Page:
We are hours away from the inaugural Saudi Arabian Grand Prix, and after a drama-filled qualifying session on Saturday the 2021 World Championship race is very much on with Sir Lewis Hamilton set to start the race from pole position.
The first ever session on the Jeddah Corniche Circuit more than delivered on its promise of a tense qualifying session, with Hamilton and title rival Max Verstappen trading fastest laps, with the grid for Sunday’s race only decided in Mercedes‘ favour by the Dutchman’s crash into the wall on the final corner while on a flying lap that would almost certainly have put him on top.
While many have predicted that it will be difficult to overtake during the race itself due to the tightness of the track and lack of clear overtaking opportunities, there is no telling what might happen and there remains a distinct possibility of a safety car being deployed at some stage during the 50 laps.
With Mercedes and Red Bull fighting it out for every last point to take the championship down to the wire in Abu Dhabi, the scene is set for a thrilling first Saudi Arabian GP.
Pirelli Saudi Arabian GP Strategy Predictions
Tyre supplier Pirelli predicts that the 50 lap race will only require drivers to run a one-stop strategy, with the frontrunners switching from the medium tyres in the early stages to the race to finish on the hard compound.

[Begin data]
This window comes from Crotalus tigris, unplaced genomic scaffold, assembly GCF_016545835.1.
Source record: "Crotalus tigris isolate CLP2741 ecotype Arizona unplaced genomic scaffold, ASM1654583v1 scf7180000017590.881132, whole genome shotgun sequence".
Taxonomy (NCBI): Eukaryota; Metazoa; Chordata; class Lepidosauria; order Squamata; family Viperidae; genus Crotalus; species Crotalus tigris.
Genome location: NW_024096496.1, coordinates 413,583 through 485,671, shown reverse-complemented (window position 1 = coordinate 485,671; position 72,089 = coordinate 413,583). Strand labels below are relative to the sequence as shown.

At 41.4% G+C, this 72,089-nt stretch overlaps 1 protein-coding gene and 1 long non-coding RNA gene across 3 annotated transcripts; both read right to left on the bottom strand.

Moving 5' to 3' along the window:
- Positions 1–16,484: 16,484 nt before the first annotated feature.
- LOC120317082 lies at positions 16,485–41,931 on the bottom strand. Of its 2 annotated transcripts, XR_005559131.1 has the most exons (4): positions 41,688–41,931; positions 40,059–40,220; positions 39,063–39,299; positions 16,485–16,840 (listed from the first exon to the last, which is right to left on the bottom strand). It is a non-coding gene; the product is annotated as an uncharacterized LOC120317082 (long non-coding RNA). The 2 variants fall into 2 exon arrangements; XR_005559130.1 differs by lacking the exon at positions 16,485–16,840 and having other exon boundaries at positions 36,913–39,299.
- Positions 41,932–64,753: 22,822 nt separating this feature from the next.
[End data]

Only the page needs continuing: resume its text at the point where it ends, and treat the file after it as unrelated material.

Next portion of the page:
Starting on the mediums leaves open the possibility for teams to run a two-stop strategy if required, but while running from a soft to hard strategy is a genuine possibility tyre management notwithstanding, pitting twice during the race will be a definitively slower approach, Pirelli said.
“The 50-lap Saudi Arabia Grand Prix should be a one-stopper. The fastest one-stopper should be from P Zero Yellow medium C3 to White hard C2, which the majority of drivers look set to select – as can be seen by nearly all the frontrunners who chose to get through Q2 on the medium compound,” Pirelli said in a statement pre-race.
“Starting on the medium gives more options as it leaves the door open to either a one or a two-stopper, and it also enables drivers to run a relatively long first stint, with a wide pit stop window. An alternative is a soft to hard strategy, which is just as quick on paper but might need a little bit more management, depending on the car.
“A two-stopper is distinctly slower, but the fastest should be using all the compounds: one stint on the medium, followed by one on the hard and the last on soft.
“However, it might not be as straightforward as that. With Jeddah being brand new circuit, there are still a number of unknown factors to consider: and one of them might be the seemingly high probability of a safety car – as is the case at any street circuit with little run-off area. If that’s the case, then it could make a ‘free’ pit stop possible.”